Name: Kenneth James Stafford
DoB: April 7 1898
Regt: Royal Field Artillery
DoD: November 14 1918
Academic Career: CGS 1908 – 9
Kenneth was the only son of John Owen Stafford and his wife Mary Anne Smith Tweedie Kerr. He had two sisters. At the time of Kenneth’s death his father a christian minister; at Gretna, the family’s address was “The Manse”, Gretna. Kenneth’s paternal grandfather had been a school teacher in Scotland and his maternal grandfather was a wire manufacturer in Cheshire however he was a Scot by birth.
After attending the Grammar School, Kenneth went to Clifton Bank School, St. Andrews and Edinburgh University. Whilst at the grammar school he won the prize for scripture.
Kenneth enlisted in Edinburgh on April 19 1916. He applied for a commission on September 8 1916. He is described as 5ft 6 1/2″ and he weighed 124lbs, He stated that he had artillery experience in Edinburgh University O.T.C. He was mobilised one month later on October 26 1916. He was promoted to 2nd Lieutenant in the R.F.A. (Special Reserve) on February 20 1917. Just over a year later he was promoted to Lieutenant on August 20 1918, although the notice of the promotion did not appear in the London Gazette until the day he died.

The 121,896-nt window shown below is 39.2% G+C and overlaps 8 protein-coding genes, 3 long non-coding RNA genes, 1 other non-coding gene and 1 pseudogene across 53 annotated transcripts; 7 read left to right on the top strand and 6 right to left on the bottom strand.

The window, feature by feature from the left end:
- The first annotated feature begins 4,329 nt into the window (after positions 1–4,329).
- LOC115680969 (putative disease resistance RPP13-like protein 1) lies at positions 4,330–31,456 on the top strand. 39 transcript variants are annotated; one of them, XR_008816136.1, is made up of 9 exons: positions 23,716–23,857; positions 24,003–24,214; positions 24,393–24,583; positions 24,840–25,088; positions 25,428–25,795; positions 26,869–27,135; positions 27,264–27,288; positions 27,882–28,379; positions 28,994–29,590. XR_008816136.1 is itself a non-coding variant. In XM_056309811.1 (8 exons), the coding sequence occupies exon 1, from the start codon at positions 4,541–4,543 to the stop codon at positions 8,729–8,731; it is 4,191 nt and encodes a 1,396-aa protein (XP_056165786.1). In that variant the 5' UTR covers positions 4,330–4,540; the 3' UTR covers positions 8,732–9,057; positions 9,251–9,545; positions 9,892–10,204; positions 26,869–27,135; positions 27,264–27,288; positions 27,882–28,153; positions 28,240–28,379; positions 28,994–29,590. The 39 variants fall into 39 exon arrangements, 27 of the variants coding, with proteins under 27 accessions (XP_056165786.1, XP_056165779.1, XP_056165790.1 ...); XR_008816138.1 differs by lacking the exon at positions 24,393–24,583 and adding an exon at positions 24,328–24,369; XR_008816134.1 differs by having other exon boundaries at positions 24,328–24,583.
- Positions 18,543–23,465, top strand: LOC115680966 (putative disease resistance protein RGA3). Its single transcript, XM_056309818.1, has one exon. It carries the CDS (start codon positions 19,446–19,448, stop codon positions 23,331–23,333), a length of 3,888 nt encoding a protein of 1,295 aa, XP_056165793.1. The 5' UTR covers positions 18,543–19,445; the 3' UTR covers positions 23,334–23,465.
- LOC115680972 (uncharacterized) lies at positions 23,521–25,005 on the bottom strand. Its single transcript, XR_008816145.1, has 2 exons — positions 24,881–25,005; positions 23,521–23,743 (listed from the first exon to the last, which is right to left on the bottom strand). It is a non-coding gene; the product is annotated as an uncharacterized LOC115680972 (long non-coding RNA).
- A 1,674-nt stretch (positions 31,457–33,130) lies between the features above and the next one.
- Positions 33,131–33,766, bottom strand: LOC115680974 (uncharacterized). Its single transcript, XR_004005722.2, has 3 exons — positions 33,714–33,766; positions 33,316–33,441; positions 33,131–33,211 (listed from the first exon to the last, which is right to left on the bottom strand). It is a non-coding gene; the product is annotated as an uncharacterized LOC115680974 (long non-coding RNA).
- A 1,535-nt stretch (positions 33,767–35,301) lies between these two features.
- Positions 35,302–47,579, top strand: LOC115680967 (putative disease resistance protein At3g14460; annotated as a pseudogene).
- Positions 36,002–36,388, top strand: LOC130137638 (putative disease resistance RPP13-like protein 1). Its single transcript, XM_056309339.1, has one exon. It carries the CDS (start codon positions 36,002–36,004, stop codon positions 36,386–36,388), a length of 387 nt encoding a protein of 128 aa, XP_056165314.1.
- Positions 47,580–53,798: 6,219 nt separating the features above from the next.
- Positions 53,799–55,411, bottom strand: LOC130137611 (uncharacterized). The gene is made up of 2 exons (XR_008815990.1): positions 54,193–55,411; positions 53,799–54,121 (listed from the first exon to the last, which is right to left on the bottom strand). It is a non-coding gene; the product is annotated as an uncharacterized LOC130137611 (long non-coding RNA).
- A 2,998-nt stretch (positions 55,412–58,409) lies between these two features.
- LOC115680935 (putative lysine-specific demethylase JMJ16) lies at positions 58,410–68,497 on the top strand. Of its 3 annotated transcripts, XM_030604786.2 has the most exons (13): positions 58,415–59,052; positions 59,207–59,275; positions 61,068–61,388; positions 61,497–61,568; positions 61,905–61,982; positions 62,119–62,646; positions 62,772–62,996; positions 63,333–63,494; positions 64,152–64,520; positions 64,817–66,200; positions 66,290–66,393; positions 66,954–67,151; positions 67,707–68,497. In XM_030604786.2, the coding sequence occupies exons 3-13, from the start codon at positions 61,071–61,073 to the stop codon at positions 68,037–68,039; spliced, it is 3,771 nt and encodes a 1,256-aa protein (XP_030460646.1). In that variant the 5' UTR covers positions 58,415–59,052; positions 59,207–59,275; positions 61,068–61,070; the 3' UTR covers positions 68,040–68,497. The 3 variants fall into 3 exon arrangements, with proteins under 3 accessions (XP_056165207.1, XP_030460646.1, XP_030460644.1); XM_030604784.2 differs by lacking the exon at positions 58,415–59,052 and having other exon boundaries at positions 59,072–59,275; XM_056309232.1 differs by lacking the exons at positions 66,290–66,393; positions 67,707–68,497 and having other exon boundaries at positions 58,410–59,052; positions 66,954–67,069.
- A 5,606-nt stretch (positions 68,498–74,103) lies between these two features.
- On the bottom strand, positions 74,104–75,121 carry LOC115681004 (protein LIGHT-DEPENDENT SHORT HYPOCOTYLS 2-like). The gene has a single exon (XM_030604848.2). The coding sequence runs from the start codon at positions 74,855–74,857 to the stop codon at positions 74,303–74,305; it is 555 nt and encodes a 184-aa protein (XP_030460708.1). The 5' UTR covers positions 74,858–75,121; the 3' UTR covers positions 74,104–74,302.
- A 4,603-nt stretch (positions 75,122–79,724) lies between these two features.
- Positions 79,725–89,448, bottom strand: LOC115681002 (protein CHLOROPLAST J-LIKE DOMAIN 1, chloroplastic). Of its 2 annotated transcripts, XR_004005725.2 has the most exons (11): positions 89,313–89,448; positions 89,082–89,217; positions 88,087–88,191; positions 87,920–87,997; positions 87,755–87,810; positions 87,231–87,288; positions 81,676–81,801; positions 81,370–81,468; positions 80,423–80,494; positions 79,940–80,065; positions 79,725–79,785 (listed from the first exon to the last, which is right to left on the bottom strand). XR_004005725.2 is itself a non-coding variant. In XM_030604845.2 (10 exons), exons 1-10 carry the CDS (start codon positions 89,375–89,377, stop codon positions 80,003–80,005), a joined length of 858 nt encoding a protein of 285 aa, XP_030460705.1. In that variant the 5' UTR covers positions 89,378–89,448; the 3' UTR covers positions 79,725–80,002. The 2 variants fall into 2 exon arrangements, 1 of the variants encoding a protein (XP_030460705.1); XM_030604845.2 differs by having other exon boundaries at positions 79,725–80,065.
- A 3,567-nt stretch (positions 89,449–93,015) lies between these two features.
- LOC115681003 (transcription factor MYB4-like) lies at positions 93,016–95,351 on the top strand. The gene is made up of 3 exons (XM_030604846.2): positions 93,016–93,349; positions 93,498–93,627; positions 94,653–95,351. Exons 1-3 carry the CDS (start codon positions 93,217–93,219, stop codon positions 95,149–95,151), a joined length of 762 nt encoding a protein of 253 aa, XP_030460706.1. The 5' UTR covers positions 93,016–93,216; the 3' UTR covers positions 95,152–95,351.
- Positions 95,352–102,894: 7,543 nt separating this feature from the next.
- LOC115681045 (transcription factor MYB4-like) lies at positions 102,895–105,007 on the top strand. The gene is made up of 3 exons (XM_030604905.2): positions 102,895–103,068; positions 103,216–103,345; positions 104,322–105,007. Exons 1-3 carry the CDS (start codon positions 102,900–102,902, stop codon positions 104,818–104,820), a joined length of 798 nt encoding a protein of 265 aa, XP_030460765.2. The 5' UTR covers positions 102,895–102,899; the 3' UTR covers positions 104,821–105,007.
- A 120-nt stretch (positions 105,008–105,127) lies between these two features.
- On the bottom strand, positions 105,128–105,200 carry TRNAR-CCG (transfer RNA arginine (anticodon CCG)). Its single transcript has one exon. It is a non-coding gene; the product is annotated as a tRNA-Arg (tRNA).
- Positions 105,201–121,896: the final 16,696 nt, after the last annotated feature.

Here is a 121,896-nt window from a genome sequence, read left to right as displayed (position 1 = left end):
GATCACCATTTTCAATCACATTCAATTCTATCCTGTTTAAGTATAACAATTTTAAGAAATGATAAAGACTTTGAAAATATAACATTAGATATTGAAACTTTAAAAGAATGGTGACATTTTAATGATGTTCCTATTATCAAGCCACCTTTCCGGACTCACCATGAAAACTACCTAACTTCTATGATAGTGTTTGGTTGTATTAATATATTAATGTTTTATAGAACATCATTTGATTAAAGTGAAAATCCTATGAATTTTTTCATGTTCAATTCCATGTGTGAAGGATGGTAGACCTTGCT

He injured his left thumb on September 1 1918, and his family were sent a telegram. Two months later on November 8 they received a second telegram stating,
“Regret Lieutenant K J Stafford RFA 37th Battery admitted 8th General Hospital Rouen. Dangerously ill gunshot wound left ear, temple penetrated, left arm compound fracture. Further news sent immediate. Visit not possible.”
A further telegram was received a week later on November 15
“Deeply regret Lieutenant K J Stafford RFA died of wounds”
He was posthumously awarded the Military Cross. His citation in the London Gazette stated:
“Lt. Kenneth James Staffordm R.F.A. (Spec. Res.), attd. 37th By., 27th Bde.
For great gallantry and devotion to duty on 4th November, 1918, near Beaudignies, when his battery was very heavily shelled. he went up to the position and remained there for some hours, encouraging the men and attending to several who were wounded. He continued to do so after being badly wounded. Throughout these operations he has set a fine example to those with him.”
Royal Field Artillery 37th Bty, 27th Bde
He is also commemorated on Gretna War Memorial and Mochrun Village Memorial as he’d been born there. His family had the following inscribed on his gravestone ” Until the day dawn” a quote from 2 Peter 1.19
National Archives, Kew WO339/7211
Mr Paul Evans, Librarian, Royal Artillery Museum
The London Gazette Supplement 9 December 1919, page 91, and the award of the Military Cross (M.C.) in The London Gazette Supplement 2 April 1919 page 18